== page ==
Donald Trump has been spewing forth a stream of repugnant verbal pollution for months. Now he stands accused of producing a more literal kind of pollution — one that could contaminate the source of drinking water for the city where he so badly wants to live.
In 2009, the Trump National Golf Course 15 miles outside Washington, D.C., cut down an estimated 465 mature trees along the banks of the Potomac River, which provides drinking water to 5 million people. The head of the nonprofit Potomac Conservancy, Hedrick Belin, is now charging that the removal of trees along that 1.5-mile stretch could be worsening erosion and runoff into the river.
“It’s the single largest stretch of river upstream of D.C. without any trees on it whatsoever,” Belin told Grist. “If you’re flying into the National Airport in D.C., you can see it from the air. The contrast is so stark.” And those missing trees matter for water quality: “Trees are nature’s Brita filter,” he says, noting that they capture pollutants before they enter waterways. “When Trump makes an egregious move like this, we’re gonna call it out.”
Ed Russo, who has overseen environmental work on Trump’s golf courses, said that some of the trees were weak and susceptible to disease. Russo, who has been identified in the past as a special projects manager, spokesman, environmental consultant, planning consultant, and project director for the Trump Organization, also claimed that the trees were causing erosion, and that the grasses planted in their place are more environmentally beneficial. As The Washington Post sardonically put it in 2011, Russo’s ideas “often go against the grain of conventional scientific wisdom and soil conservation practice.”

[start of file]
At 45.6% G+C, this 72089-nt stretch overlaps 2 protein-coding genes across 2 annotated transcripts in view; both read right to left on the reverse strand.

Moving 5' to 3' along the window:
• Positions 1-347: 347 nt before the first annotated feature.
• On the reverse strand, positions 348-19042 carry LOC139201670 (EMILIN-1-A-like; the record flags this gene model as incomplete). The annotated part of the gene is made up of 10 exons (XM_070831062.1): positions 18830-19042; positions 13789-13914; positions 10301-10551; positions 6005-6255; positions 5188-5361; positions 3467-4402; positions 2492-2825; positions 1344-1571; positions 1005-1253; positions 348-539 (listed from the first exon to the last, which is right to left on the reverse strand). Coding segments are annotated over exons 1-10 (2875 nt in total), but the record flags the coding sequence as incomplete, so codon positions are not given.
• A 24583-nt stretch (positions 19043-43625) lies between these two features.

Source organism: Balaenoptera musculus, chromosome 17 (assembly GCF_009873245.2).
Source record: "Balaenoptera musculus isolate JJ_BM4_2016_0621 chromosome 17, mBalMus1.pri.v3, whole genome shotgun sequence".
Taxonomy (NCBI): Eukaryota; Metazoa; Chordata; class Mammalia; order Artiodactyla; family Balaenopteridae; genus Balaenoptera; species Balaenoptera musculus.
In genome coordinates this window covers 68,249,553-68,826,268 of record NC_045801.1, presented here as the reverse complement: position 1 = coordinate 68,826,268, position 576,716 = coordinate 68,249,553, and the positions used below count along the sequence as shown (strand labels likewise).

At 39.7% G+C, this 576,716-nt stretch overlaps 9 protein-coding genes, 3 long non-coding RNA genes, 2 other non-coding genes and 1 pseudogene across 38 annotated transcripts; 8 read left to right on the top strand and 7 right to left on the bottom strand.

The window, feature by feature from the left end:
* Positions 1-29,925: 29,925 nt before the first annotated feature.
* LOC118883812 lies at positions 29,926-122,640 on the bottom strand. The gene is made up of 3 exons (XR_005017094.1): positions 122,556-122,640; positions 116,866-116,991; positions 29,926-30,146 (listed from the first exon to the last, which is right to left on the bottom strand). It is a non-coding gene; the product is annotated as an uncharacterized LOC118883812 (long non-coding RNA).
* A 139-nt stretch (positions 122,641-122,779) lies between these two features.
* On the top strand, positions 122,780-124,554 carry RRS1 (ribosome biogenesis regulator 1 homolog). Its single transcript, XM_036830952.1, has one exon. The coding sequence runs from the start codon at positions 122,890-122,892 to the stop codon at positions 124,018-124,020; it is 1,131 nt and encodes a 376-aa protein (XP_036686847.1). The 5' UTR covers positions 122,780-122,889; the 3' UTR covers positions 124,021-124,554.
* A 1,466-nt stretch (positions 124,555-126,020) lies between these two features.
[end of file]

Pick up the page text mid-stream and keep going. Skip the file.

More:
Russo fired back against Belin’s allegations with bombast worthy of Trump himself: “This is a spectacular environmental net gain we did,” he told the Washingtonian this week. “Nobody required Donald Trump to do it. He did it because it was the right thing to do. Everyone agrees with me except Hedrick what’s-his-name.”
It’s not the first time the Republican presidential front-runner’s golf courses have been targeted for poor environmental practices. In 2011, New Jersey’s Department of Environmental Protection cited the Trump National Golf Club in Bedminster, N.J., for a series of violations, including cutting down trees and fouling wetlands. And Scottish scientists reportedly criticized efforts to stabilize sand dunes at Trump’s course in Scotland, which was also the site of a bitter battle between the business mogul and proponents of a large coastal wind farm.
Trump, who has both touted his own “great environmental record” and pledged to eliminate the Environmental Protection Agency, has not weighed in on the tree-clearing himself. The Trump Organization, the Trump campaign, and Ed Russo did not respond to requests for comment.